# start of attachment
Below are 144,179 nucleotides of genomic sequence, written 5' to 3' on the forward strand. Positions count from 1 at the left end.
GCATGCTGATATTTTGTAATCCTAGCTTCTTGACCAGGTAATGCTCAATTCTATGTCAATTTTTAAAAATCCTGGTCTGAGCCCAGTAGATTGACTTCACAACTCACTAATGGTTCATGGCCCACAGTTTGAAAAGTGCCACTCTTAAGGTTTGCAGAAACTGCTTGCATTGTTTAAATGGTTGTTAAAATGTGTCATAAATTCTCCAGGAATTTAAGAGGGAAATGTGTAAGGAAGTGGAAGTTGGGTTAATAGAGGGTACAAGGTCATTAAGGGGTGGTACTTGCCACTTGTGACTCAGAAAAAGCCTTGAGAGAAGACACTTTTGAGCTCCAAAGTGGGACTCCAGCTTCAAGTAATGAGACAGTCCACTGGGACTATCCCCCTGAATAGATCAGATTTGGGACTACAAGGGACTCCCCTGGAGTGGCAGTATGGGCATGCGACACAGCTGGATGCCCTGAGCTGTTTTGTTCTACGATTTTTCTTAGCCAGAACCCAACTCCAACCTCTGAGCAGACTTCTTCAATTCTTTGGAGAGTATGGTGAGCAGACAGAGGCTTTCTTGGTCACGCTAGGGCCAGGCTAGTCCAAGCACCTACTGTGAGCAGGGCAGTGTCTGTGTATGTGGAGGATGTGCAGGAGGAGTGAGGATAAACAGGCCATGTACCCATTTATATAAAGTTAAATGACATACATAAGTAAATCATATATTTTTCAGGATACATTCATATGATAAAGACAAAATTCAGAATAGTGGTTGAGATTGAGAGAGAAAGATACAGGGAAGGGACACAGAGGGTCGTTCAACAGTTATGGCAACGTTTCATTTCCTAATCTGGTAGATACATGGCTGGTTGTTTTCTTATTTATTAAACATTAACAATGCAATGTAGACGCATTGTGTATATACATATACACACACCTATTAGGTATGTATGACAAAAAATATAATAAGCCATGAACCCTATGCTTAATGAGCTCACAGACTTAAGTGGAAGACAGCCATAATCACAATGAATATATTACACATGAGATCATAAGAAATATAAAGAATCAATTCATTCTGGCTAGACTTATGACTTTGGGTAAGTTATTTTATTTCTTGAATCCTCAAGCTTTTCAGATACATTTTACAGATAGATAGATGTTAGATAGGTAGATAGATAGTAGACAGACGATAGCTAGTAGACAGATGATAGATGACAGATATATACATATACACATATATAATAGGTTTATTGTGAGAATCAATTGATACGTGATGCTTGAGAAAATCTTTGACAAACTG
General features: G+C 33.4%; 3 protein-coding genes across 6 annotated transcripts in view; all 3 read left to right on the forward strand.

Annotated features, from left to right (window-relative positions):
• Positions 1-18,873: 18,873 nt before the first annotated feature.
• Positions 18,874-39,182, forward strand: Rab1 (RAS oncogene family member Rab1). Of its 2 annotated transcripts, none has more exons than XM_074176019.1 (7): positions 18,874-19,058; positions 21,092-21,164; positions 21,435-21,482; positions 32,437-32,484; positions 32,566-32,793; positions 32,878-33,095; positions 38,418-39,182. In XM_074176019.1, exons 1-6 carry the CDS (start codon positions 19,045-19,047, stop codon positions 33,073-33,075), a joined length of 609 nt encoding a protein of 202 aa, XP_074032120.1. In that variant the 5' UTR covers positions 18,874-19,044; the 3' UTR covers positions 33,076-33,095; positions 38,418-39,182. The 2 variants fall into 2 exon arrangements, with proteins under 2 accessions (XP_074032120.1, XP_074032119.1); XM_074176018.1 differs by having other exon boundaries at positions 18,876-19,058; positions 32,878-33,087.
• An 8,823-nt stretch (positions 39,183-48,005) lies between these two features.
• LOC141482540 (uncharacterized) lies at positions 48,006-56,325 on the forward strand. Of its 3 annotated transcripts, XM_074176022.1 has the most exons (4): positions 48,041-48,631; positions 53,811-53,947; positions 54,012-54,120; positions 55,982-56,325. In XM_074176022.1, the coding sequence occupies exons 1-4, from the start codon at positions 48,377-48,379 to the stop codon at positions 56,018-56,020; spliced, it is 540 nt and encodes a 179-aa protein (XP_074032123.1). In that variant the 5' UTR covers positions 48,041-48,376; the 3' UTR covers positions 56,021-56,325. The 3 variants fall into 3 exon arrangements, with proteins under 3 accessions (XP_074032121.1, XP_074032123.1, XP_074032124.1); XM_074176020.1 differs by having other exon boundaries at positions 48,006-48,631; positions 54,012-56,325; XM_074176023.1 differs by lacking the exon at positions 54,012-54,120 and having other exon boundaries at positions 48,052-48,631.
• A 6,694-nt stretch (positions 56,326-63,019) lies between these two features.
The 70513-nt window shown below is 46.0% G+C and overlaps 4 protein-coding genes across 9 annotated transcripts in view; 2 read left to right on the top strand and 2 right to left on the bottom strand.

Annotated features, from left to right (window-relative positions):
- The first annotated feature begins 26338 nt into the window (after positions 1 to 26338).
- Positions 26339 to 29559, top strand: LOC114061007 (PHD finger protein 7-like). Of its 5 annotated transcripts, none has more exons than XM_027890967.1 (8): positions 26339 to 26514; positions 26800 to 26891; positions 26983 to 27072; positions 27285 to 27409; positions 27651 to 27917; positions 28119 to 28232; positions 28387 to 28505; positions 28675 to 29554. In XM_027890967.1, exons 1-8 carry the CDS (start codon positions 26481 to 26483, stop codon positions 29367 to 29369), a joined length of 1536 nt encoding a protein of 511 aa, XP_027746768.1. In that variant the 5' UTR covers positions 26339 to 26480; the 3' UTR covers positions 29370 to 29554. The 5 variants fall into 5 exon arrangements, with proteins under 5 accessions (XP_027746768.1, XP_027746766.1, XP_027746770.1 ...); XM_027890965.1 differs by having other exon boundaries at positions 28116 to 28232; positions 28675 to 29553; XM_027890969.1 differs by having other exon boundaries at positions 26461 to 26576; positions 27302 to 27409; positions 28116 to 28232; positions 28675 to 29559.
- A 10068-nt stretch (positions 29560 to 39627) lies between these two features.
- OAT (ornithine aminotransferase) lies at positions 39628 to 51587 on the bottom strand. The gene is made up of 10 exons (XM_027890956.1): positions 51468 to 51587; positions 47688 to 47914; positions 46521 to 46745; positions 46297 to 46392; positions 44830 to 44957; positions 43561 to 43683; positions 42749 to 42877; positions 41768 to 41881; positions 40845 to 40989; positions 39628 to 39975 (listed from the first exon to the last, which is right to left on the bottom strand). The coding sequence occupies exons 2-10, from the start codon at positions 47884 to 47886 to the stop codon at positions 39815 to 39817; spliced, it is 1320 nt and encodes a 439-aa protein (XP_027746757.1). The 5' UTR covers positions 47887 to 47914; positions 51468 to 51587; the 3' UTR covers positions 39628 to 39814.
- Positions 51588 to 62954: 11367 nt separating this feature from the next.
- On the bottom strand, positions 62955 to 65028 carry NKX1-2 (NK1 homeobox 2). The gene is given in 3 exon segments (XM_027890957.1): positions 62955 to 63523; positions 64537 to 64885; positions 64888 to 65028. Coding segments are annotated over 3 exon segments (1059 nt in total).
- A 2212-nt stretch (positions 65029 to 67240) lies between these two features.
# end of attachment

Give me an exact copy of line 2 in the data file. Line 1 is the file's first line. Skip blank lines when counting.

GCATGCTGATATTTTGTAATCCTAGCTTCTTGACCAGGTAATGCTCAATTCTATGTCAATTTTTAAAAATCCTGGTCTGAGCCCAGTAGATTGACTTCACAACTCACTAATGGTTCATGGCCCACAGTTTGAAAAGTGCCACTCTTAAGGTTTGCAGAAACTGCTTGCATTGTTTAAATGGTTGTTAAAATGTGTCATAAATTCTCCAGGAATTTAAGAGGGAAATGTGTAAGGAAGTGGAAGTTGGGTTAATAGAGGGTACAAGGTCATTAAGGGGTGGTACTTGCCACTTGTGACTCAGAAAAAGCCTTGAGAGAAGACACTTTTGAGCTCCAAAGTGGGACTCCAGCTTCAAGTAATGAGACAGTCCACTGGGACTATCCCCCTGAATAGATCAGATTTGGGACTACAAGGGACTCCCCTGGAGTGGCAGTATGGGCATGCGACACAGCTGGATGCCCTGAGCTGTTTTGTTCTACGATTTTTCTTAGCCAGAACCCAACTCCAACCTCTGAGCAGACTTCTTCAATTCTTTGGAGAGTATGGTGAGCAGACAGAGGCTTTCTTGGTCACGCTAGGGCCAGGCTAGTCCAAGCACCTACTGTGAGCAGGGCAGTGTCTGTGTATGTGGAGGATGTGCAGGAGGAGTGAGGATAAACAGGCCATGTACCCATTTATATAAAGTTAAATGACATACATAAGTAAATCATATATTTTTCAGGATACATTCATATGATAAAGACAAAATTCAGAATAGTGGTTGAGATTGAGAGAGAAAGATACAGGGAAGGGACACAGAGGGTCGTTCAACAGTTATGGCAACGTTTCATTTCCTAATCTGGTAGATACATGGCTGGTTGTTTTCTTATTTATTAAACATTAACAATGCAATGTAGACGCATTGTGTATATACATATACACACACCTATTAGGTATGTATGACAAAAAATATAATAAGCCATGAACCCTATGCTTAATGAGCTCACAGACTTAAGTGGAAGACAGCCATAATCACAATGAATATATTACACATGAGATCATAAGAAATATAAAGAATCAATTCATTCTGGCTAGACTTATGACTTTGGGTAAGTTATTTTATTTCTTGAATCCTCAAGCTTTTCAGATACATTTTACAGATAGATAGATGTTAGATAGGTAGATAGATAGTAGACAGACGATAGCTAGTAGACAGATGATAGATGACAGATATATACATATACACATATATAATAGGTTTATTGTGAGAATCAATTGATACGTGATGCTTGAGAAAATCTTTGACAAACTG